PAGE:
Rush hour on the El is an experience. If the train’s running on time, you’re lucky. If you’re not standing on top of someone else, you’re really lucky. And if you can snag a seat on a rush hour train? It’s like striking gold.
So much of what happens on the Market-Frankford line during those critical hours of the day is due to the A-B stop system, or the fact that certain trains skip certain stops. (You can see here which stops are designated “A” stops or “B” stops.) As Billy Penn examined how the Market-Frankford line impacts Philadelphia through a project with The Inquirer, we repeatedly heard from readers who wanted to know more about this system, why it’s in place, and if it will ever change.
We chatted with Charles Webb, SEPTA’s chief officer of service planning, to learn a little bit more about the skip-stop mechanism. And we were able to get some answers to your questions.
First thing’s first: Why are there A-B stops on the Market-Frankford line anyway, and for how long has it been like that?
Webb wasn’t able to say when the A-B system started, so they’ve been around for as long as he can remember — even when he was a kid. And he’s been at SEPTA for 43 years. So safe to say it’s been like this for awhile. Some believe the skip-stop pattern dates to the 1950s.
But the purpose isn’t actually to save time, Webb explained. It’s to “better distribute passenger loads during peak periods,” specifically at designated stations that have the relative lowest ridership to other stations along the line.
“During peak periods when trains are at their highest capacity level,” Webb explained, “the idea is that you stop at every other stop so that there’s more of an opportunity for folks to get on the trains at those stops.”
So it’s not to save time? Is there any time actually saved due to the pattern?
Nope, not really. Webb said it does save a few minutes in each direction, but it’s relatively minimal. The goal is really just to improve capacity for riders.
Does SEPTA continuously evaluate which stations are considered A-B stops based on ridership or any other information?
Yes! Even though the skip-stop pattern has been around for decades, the stops actually subject to it have changed.
Webb said over the years, SEPTA has turned an A or a B stop into an “all-stop” location if there’s a large increase in ridership or development occurring in the area. He said 34th and 46th streets used to be an A-B pair — but that changed in 1994, when 34th Street was converted to an all-stop location. Today, there are more average weekday turnstile turns (6,400) at 34th Street station than almost any other non-Center City stop.
Then, in 2007, SEPTA converted 46th Street to also become an all-stop location. Today, there’s an average of 4,500 turnstile turns per day at 46th Street, one of the higher service stations on either end of the line.
So 2007 was the last time there was a change?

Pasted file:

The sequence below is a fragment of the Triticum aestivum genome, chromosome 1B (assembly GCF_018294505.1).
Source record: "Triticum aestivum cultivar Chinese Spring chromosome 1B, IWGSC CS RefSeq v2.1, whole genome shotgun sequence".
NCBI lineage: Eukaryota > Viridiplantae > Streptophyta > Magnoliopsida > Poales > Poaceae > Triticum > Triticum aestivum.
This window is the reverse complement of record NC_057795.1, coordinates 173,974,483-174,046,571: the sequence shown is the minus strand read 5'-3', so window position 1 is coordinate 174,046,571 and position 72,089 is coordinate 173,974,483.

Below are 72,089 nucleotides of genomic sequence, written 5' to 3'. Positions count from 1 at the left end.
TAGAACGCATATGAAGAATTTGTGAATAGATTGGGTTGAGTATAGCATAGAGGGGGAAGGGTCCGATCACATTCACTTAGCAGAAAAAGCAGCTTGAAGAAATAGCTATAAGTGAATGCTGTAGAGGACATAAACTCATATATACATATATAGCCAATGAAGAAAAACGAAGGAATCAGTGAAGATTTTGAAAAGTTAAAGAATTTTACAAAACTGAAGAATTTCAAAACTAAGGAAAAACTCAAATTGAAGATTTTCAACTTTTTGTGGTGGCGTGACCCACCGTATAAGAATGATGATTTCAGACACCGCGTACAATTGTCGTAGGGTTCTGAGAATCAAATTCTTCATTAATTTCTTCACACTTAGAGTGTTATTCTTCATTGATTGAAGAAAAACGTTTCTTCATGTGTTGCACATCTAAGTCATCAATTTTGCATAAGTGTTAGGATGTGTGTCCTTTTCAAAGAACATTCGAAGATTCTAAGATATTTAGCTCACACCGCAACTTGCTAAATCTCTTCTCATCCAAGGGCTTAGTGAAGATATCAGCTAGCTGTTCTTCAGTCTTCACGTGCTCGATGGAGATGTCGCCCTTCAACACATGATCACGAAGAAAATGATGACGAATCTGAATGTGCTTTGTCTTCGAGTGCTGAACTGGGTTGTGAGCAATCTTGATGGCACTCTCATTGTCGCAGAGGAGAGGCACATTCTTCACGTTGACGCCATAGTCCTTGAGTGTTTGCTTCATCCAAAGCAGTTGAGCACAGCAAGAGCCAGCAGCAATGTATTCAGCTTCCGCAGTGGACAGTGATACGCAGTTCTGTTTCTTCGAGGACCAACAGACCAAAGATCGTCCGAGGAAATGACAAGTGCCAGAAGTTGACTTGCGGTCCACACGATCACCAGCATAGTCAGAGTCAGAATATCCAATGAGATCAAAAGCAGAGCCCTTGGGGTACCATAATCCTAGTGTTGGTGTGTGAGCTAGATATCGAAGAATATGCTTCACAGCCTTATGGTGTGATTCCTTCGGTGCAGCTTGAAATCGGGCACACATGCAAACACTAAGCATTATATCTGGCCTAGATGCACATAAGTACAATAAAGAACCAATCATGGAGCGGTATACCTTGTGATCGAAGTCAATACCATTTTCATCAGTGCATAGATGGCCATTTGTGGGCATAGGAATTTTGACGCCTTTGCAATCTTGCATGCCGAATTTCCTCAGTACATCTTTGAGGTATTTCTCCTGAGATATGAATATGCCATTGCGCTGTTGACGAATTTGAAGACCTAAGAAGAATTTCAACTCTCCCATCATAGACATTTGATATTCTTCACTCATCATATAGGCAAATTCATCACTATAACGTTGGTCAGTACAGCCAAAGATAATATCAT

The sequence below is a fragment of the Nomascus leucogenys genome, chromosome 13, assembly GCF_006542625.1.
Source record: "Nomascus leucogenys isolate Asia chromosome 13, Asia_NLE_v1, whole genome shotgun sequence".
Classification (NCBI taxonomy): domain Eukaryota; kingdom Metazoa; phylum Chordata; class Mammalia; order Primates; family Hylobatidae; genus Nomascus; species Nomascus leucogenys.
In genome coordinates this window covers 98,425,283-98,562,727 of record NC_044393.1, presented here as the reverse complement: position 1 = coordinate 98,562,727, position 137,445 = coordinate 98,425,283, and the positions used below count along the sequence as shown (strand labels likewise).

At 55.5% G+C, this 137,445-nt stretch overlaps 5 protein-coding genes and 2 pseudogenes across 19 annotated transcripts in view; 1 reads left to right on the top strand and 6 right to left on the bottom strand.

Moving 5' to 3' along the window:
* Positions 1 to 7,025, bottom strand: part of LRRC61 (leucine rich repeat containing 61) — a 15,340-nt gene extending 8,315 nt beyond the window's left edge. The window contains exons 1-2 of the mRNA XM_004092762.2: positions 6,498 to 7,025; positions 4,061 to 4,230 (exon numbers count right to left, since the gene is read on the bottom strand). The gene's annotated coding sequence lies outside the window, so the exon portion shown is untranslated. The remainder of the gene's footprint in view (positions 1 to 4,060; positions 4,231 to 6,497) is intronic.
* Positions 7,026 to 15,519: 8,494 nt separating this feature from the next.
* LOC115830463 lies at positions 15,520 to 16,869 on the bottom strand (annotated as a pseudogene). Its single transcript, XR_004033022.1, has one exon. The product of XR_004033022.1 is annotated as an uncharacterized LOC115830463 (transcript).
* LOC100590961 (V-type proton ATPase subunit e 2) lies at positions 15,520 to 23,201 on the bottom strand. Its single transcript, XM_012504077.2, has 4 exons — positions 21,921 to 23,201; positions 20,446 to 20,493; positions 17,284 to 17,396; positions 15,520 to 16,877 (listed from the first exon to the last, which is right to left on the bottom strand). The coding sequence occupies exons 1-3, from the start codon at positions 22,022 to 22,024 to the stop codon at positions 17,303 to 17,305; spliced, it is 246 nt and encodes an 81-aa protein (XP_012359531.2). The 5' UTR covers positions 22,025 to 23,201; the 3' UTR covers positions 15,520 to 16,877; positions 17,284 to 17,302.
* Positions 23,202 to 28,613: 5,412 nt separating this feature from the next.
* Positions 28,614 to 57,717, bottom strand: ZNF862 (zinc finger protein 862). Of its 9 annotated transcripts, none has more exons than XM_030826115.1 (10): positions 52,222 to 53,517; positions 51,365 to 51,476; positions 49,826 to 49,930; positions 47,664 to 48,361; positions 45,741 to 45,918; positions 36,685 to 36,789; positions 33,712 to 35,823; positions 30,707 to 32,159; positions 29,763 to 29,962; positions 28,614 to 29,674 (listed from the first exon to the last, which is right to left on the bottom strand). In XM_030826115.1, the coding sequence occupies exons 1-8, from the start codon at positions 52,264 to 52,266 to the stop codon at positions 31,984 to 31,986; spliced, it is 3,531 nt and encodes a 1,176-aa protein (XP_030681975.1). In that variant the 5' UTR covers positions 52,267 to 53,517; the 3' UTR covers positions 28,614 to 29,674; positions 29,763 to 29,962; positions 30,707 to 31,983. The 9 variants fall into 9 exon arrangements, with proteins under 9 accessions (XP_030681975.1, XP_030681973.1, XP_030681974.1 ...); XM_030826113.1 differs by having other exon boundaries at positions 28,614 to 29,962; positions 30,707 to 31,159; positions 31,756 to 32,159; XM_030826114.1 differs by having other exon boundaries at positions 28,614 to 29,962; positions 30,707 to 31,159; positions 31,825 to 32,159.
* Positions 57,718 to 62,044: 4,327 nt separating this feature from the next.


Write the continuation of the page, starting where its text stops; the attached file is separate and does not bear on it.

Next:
Yes. Webb said there were two other changes that occurred in 1990, when Spring Garden and 2nd St. both became all-stop locations following development in Old City and Northern Liberties. Webb said those locations were the first two to switch from A-B to all-stop.
Ridership has increased at Berks. When are they going to make it an all-stop location?
You can math! Ridership at the Berks Station has increased as development in Fishtown and Kensington has exploded. Over the last 15 years, Berks Station saw a 214 percent ridership increase. In 2016, 480,000 more rides were taken from Berks Station than in 2001.
But it’s still not on its way to becoming an all-stop location. Webb provided some perspective: All the current A-B stops serve, on an average weekday, less than 3,000 boarders per day. They vary from Millbourne, which carries about 400 boarders per day, to Huntingdon, which carries about 2,800. As for Berks? In 2016, it carried an average of 2,300 boarders per day.
SEPTA’s 2016 ridership figures shows this logic pretty much checks out. Every all-stop location currently on the line averaged more than 3,000 turnstile turns per weekday last year, save for Spring Garden, which averaged 2,973. Every A or B stop served less than that. The highest ridership of the A-B stops was at Huntingdon which, again, saw about 2,800 turnstile spins per weekday last year.
So if there’s an A-B stop that gets converted to an all-stop location, it would probably first be Huntingdon — which has also seen exponential growth over the last 15 years — before Berks. After that, the A-B stops with the next highest-ridership are Somerset and 63rd Street, which both average about 2,000 boarders per day.
What are the odds SEPTA adds more A-B stops?
Slim. Webb said he wouldn’t recommend adding more A-B stops as SEPTA continues to grapple with rush hour overcrowding.
Also: What’s with those random express trains from 2nd to Allegheny?
These aren’t related to the A-B stop system, but they’ve caused some confusion. Ever been sitting on the El at 2nd Street and been told either get off or you’re riding an express to Allegheny? It happens from time to time. On the western side of the line, there’s a similarly infrequent express from Center City to 52nd or 56th Street.
Webb said these expresses actually happen when there’s “a significant service delay.” He said the idea is to “clear the line,” meaning SEPTA takes a train and runs it from a certain point in Center City to, say, Allegheny. That enables trains behind it to catch up to a normal frequency. If you end up on one of these MFL expresses, you’re basically a SEPTA unicorn.
“We certainly hope,” Webb said, “that it’s an infrequent occurrence.”